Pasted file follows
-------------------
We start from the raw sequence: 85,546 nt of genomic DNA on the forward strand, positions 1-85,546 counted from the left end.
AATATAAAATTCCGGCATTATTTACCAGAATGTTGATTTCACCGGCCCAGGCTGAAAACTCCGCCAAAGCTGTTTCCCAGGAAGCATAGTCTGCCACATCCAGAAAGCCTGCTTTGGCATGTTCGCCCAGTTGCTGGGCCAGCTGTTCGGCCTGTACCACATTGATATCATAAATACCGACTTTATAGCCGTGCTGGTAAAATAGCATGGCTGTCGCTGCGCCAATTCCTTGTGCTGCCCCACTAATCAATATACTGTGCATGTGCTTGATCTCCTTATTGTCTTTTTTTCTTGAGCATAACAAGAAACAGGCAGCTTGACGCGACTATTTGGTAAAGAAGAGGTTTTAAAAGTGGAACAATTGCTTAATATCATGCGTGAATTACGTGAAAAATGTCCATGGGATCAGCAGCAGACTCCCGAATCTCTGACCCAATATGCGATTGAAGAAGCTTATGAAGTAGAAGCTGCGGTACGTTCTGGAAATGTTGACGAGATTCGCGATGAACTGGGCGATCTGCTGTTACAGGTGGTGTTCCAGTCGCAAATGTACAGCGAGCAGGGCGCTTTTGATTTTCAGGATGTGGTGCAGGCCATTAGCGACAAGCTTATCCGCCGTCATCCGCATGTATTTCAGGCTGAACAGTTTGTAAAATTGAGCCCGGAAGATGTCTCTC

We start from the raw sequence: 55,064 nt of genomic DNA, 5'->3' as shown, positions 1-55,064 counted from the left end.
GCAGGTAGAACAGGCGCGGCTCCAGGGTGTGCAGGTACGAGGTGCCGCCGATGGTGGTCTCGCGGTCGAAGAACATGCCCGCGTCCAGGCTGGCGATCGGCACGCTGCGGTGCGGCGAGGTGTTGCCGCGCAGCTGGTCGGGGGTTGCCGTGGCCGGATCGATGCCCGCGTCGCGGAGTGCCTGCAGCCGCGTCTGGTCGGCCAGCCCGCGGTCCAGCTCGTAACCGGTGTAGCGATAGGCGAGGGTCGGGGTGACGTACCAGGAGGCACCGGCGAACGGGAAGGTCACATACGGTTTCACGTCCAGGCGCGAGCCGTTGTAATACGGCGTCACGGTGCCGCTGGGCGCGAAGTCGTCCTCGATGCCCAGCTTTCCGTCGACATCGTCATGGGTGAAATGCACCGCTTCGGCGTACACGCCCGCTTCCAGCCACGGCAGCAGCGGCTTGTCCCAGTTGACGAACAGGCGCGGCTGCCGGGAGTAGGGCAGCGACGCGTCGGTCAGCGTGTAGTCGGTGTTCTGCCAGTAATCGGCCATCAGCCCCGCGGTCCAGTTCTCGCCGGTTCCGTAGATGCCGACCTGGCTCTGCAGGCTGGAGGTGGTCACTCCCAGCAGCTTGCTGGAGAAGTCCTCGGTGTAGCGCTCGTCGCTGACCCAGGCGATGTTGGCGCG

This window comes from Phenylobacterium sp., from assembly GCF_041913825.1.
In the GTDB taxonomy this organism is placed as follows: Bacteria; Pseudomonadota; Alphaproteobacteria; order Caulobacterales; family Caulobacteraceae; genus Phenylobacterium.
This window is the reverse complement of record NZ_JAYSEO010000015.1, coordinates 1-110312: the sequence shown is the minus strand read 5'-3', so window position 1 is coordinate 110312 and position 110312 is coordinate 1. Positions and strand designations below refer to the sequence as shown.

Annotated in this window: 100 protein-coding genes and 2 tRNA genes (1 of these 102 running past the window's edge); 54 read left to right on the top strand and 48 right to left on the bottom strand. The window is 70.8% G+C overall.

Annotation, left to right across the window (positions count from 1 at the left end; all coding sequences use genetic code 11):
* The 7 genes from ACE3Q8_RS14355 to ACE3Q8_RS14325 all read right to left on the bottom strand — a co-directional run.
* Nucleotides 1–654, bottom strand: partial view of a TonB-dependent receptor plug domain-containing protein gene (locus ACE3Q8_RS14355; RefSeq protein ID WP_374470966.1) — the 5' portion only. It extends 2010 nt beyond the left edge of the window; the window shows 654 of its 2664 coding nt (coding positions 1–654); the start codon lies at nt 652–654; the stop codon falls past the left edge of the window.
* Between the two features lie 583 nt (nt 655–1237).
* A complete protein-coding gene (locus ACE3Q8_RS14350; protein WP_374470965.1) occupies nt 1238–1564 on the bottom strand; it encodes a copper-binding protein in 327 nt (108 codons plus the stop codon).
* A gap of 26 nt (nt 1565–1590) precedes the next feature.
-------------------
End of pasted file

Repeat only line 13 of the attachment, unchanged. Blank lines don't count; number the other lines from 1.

* A complete protein-coding gene (locus ACE3Q8_RS14350; protein WP_374470965.1) occupies nt 1238–1564 on the bottom strand; it encodes a copper-binding protein in 327 nt (108 codons plus the stop codon).